Wednesday, September 2, 2009
Our Stories, Our Way
As a specials producer for WHUR-World, I have the opportunity to research, write, and report stories that I feel may make an impact because of their relevance. In the series Activists and Politics, I focus on social and political activism among African Americans. As a young African American woman, it is important to me to tell our stories. The first installment is entitled “One Vote, One Chance: The Ballot in Black America”, which aired on November 3rd, 2008. The special focused on the history of the Black political process; from the ending of slavery, to the Civil Rights movement, to present day. Coincidently, the special aired the day before the first African American President, Barack Obama, was elected to office. Like numerous others, I watched the television feeling a range of emotions from happiness to disbelief. But then I took a moment to reflect on the piece, which I worked on for months before. Doing a piece on voting in the Black community really opened my eyes and made me acutely aware of the fact that I would not be experiencing such a historic day without the struggle of my ancestors.
Since the thirteenth amendment was passed, Black people have been fighting for equality. Reading and hearing about the blood that my ancestors shed so that my generation could have a better life was inspiring and emotional. It was motivating and life changing to hear stories about Ella Baker, Dr. Martin Luther King Jr., John Lewis, Fannie Lou Hammer and countless others, who fought for basic rights that we take for granted today, like voting. Knowing that there were so many outrageous obstacles designed to prevent Black people from voting like literacy tests, poll taxes, and lynching often makes me wonder how Black people got the courage to confront those obstacles and fight for the right to vote. I feel that showing the history of the Freedom Summer of 1964 or the Mississippi Freedom Democratic party is important. It is important for African Americans to continue learning and exposing ourselves, as well as others, to our history. As a young woman, it is sometimes hard for me to fathom that my ancestors were beaten, bitten by dogs, drenched my fire hoses, and killed in order to make a political statement. But I am more than grateful for their courage and determination to make life for African Americans in this country better.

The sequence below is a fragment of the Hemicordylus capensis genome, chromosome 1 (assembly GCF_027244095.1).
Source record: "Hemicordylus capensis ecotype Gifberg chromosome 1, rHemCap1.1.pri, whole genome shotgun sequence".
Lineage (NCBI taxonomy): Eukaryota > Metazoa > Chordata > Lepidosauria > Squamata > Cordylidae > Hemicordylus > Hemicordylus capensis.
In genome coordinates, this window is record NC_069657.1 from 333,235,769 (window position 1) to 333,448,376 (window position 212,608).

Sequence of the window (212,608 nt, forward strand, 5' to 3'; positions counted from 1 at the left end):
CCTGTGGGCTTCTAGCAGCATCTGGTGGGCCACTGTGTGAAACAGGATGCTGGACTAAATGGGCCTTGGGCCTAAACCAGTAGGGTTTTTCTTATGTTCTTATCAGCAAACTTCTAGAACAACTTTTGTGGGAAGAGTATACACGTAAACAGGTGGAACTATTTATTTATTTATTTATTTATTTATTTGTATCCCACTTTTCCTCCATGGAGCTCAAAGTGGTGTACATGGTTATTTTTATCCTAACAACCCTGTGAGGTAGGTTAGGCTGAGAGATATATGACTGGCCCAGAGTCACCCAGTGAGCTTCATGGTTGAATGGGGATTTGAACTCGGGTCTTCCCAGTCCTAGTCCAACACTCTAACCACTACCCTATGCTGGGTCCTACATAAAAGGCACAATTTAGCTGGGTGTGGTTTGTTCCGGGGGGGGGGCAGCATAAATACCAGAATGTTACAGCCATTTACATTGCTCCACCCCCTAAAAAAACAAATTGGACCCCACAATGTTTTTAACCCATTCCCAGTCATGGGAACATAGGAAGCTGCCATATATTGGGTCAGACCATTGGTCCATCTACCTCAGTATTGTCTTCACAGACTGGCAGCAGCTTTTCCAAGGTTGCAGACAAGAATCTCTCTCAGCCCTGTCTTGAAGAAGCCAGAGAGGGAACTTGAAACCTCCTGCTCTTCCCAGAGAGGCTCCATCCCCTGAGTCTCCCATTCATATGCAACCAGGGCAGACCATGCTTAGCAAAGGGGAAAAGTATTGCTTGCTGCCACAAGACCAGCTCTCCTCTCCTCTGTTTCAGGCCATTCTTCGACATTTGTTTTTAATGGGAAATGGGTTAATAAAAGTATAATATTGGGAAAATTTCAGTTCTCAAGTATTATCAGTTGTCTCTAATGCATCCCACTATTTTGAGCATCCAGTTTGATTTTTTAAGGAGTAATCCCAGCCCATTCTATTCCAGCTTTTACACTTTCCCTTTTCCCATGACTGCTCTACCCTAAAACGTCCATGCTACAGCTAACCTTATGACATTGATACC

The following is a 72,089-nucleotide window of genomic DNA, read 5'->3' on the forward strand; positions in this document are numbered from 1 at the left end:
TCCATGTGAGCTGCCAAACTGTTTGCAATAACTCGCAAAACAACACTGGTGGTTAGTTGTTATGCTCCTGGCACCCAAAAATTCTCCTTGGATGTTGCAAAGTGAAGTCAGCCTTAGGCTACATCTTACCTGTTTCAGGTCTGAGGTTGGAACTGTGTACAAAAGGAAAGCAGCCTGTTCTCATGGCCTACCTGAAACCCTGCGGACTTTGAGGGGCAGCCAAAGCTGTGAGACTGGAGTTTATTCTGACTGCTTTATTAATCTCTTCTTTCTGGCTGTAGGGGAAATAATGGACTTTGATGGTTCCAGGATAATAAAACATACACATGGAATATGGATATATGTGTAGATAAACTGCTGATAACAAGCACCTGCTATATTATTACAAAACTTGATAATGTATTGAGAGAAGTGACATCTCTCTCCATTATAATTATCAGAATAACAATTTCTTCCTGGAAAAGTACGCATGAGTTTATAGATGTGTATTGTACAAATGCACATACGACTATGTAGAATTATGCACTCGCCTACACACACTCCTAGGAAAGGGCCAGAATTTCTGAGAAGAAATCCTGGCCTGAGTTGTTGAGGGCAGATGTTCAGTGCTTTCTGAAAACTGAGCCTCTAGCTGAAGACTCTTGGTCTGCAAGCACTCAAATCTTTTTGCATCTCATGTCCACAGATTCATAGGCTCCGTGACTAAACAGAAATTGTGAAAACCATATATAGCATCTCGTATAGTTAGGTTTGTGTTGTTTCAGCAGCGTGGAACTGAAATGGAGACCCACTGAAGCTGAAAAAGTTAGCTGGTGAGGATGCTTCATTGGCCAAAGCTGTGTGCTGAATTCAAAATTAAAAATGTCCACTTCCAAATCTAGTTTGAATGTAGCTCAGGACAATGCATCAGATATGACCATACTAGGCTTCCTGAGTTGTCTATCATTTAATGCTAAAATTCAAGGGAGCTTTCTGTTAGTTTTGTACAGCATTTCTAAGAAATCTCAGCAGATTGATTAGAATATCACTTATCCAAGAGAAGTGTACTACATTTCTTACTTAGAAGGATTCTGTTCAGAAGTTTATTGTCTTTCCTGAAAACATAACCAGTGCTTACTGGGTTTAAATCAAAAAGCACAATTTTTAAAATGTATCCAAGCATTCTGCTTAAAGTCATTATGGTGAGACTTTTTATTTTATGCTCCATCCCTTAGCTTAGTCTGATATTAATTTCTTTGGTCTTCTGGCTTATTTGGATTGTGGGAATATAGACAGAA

The story of voting in the African American community is an important piece of our rich heritage. Although we have elected one of our own into office, there is still more work to do. Racism and discrimination still affect our community. But we can not move forward without knowing our history. And that is the beauty of Activists and Politics. The series tells our history our way.
***Stay tuned to WHUR-World for more exciting editions of Activists and Politics. ***